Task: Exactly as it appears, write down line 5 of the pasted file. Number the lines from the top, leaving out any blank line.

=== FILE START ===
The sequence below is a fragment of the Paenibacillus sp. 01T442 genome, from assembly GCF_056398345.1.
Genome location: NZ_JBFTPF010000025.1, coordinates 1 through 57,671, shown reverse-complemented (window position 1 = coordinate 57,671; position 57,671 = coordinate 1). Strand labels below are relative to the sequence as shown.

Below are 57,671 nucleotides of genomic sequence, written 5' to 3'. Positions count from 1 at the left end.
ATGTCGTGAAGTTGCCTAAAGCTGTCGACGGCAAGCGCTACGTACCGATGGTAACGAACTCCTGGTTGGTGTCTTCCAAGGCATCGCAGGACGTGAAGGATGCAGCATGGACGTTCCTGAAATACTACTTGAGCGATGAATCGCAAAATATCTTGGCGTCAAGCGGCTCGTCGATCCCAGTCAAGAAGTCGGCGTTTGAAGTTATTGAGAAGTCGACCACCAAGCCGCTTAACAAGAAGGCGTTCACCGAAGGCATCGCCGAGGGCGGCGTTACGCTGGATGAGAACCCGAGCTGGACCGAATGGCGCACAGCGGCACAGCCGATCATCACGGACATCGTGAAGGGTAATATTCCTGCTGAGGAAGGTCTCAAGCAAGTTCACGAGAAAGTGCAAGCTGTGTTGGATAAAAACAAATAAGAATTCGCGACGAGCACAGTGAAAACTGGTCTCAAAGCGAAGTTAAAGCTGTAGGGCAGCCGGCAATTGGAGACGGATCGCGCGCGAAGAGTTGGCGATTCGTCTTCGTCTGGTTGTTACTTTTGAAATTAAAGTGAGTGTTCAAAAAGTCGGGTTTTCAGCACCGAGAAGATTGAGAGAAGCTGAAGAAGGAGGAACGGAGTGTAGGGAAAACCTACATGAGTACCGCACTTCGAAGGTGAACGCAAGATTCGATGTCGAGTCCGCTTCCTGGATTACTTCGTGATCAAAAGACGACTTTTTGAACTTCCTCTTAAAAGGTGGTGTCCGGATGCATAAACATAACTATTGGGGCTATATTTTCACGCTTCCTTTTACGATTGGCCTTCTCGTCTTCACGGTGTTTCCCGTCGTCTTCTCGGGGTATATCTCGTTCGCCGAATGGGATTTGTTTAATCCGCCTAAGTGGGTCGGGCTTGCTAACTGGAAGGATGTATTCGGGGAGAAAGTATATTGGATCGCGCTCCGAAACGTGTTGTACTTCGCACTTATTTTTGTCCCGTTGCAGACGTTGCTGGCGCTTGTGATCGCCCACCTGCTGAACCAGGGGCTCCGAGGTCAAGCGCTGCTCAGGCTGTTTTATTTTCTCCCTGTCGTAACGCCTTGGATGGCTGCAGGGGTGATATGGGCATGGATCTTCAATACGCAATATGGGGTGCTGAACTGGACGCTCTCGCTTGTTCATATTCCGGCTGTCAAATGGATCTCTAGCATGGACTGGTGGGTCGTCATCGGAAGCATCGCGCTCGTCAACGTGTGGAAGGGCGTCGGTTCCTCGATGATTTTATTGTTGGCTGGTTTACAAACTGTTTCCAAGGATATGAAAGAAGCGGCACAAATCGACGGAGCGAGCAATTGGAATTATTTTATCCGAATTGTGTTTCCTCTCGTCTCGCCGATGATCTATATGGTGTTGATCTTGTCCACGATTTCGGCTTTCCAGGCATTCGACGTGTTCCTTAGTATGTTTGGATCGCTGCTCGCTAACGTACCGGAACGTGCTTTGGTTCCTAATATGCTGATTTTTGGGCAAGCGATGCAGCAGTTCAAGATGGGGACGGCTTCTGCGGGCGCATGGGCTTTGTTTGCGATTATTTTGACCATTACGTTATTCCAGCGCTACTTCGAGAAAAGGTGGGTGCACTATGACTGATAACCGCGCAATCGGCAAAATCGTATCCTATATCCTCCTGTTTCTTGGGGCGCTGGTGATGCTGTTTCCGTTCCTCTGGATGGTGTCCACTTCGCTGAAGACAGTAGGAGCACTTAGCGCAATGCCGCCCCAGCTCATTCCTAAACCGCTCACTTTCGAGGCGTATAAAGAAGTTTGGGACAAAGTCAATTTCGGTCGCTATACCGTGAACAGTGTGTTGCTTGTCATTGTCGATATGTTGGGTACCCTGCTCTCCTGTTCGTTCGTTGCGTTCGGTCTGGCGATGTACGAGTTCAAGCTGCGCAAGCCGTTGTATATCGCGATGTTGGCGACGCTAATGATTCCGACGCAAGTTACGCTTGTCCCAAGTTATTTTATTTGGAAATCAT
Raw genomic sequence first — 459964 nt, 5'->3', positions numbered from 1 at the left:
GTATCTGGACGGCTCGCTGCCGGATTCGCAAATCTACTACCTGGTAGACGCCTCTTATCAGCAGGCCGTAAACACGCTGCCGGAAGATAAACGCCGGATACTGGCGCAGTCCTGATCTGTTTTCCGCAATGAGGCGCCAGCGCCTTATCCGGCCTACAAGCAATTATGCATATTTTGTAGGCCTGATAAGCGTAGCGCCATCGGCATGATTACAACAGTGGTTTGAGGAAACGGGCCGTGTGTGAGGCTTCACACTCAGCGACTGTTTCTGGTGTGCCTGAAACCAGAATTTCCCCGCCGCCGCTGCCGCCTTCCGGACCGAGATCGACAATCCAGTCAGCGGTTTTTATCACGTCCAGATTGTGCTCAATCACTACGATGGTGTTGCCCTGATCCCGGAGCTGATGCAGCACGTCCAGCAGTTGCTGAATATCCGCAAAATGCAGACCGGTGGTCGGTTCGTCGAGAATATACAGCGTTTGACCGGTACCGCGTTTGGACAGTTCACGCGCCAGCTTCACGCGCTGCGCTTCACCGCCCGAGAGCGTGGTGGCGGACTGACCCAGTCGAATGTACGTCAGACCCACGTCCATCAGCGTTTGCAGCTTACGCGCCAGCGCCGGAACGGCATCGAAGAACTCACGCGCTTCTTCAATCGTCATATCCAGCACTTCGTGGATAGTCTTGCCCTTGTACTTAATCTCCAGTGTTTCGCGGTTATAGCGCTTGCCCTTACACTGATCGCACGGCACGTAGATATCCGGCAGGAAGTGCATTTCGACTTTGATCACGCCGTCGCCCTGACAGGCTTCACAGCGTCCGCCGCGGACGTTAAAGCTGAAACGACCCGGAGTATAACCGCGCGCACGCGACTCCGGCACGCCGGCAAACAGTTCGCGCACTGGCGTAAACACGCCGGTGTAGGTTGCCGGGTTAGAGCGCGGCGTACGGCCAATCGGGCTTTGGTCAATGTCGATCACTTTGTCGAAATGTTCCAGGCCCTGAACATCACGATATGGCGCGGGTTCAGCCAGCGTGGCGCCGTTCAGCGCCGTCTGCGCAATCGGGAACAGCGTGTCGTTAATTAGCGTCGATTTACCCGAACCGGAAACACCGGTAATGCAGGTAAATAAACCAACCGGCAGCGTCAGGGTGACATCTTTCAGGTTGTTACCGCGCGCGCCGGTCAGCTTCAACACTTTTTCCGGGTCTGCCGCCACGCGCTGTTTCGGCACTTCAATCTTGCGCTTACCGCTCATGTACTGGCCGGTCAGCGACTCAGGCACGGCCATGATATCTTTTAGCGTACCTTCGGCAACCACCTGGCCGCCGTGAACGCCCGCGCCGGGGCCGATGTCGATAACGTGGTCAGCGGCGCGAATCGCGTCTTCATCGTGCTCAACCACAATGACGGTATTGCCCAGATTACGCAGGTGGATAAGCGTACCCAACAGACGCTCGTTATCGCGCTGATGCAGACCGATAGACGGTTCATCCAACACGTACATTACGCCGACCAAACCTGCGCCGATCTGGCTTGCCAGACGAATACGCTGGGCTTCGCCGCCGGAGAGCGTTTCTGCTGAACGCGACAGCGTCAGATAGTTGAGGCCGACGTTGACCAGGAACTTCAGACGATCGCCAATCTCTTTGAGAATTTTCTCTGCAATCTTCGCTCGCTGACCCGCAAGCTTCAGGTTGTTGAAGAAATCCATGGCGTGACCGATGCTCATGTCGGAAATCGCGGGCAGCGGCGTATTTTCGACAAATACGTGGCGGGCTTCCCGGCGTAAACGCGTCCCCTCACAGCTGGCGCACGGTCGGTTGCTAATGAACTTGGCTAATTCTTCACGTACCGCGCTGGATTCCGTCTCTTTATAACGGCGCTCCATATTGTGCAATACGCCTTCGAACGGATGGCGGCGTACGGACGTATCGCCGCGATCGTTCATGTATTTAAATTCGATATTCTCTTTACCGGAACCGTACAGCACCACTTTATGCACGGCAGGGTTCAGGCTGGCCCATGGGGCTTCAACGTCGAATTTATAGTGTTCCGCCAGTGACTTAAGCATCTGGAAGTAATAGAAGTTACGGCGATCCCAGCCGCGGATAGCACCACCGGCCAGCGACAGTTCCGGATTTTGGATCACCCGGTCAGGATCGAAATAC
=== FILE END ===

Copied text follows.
Raw genomic sequence first — 459964 nt, 5'->3', positions numbered from 1 at the left: